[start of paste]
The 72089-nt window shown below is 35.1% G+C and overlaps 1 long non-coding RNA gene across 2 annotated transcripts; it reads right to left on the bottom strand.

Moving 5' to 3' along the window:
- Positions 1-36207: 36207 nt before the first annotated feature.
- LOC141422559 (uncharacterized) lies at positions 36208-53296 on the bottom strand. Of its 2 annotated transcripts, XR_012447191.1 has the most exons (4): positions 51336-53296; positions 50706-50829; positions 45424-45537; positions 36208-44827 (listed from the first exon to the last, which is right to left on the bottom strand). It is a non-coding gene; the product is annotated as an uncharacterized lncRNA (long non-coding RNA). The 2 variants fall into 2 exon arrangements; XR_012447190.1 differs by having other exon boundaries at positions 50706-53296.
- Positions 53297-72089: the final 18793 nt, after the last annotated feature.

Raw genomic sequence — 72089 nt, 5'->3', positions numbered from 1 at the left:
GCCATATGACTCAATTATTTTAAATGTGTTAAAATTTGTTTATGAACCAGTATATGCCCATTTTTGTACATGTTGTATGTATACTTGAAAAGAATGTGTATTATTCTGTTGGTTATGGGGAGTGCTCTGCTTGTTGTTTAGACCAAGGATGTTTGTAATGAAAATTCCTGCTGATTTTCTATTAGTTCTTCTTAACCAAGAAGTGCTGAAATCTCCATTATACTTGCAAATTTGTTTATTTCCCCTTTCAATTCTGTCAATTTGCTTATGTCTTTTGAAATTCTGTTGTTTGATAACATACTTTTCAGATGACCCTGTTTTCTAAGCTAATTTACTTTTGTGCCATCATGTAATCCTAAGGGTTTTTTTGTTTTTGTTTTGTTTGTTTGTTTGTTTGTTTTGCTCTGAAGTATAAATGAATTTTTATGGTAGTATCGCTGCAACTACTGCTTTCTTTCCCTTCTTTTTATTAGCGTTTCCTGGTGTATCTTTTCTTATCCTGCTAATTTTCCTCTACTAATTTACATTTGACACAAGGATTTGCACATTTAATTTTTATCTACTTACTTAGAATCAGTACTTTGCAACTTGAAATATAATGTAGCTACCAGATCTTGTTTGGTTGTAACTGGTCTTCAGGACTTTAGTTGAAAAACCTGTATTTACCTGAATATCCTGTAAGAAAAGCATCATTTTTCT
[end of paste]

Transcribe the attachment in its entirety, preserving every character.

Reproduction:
The 72089-nt window shown below is 35.1% G+C and overlaps 1 long non-coding RNA gene across 2 annotated transcripts; it reads right to left on the bottom strand.

Moving 5' to 3' along the window:
- Positions 1-36207: 36207 nt before the first annotated feature.
- LOC141422559 (uncharacterized) lies at positions 36208-53296 on the bottom strand. Of its 2 annotated transcripts, XR_012447191.1 has the most exons (4): positions 51336-53296; positions 50706-50829; positions 45424-45537; positions 36208-44827 (listed from the first exon to the last, which is right to left on the bottom strand). It is a non-coding gene; the product is annotated as an uncharacterized lncRNA (long non-coding RNA). The 2 variants fall into 2 exon arrangements; XR_012447190.1 differs by having other exon boundaries at positions 50706-53296.
- Positions 53297-72089: the final 18793 nt, after the last annotated feature.

Raw genomic sequence — 72089 nt, 5'->3', positions numbered from 1 at the left:
GCCATATGACTCAATTATTTTAAATGTGTTAAAATTTGTTTATGAACCAGTATATGCCCATTTTTGTACATGTTGTATGTATACTTGAAAAGAATGTGTATTATTCTGTTGGTTATGGGGAGTGCTCTGCTTGTTGTTTAGACCAAGGATGTTTGTAATGAAAATTCCTGCTGATTTTCTATTAGTTCTTCTTAACCAAGAAGTGCTGAAATCTCCATTATACTTGCAAATTTGTTTATTTCCCCTTTCAATTCTGTCAATTTGCTTATGTCTTTTGAAATTCTGTTGTTTGATAACATACTTTTCAGATGACCCTGTTTTCTAAGCTAATTTACTTTTGTGCCATCATGTAATCCTAAGGGTTTTTTTGTTTTTGTTTTGTTTGTTTGTTTGTTTGTTTTGCTCTGAAGTATAAATGAATTTTTATGGTAGTATCGCTGCAACTACTGCTTTCTTTCCCTTCTTTTTATTAGCGTTTCCTGGTGTATCTTTTCTTATCCTGCTAATTTTCCTCTACTAATTTACATTTGACACAAGGATTTGCACATTTAATTTTTATCTACTTACTTAGAATCAGTACTTTGCAACTTGAAATATAATGTAGCTACCAGATCTTGTTTGGTTGTAACTGGTCTTCAGGACTTTAGTTGAAAAACCTGTATTTACCTGAATATCCTGTAAGAAAAGCATCATTTTTCT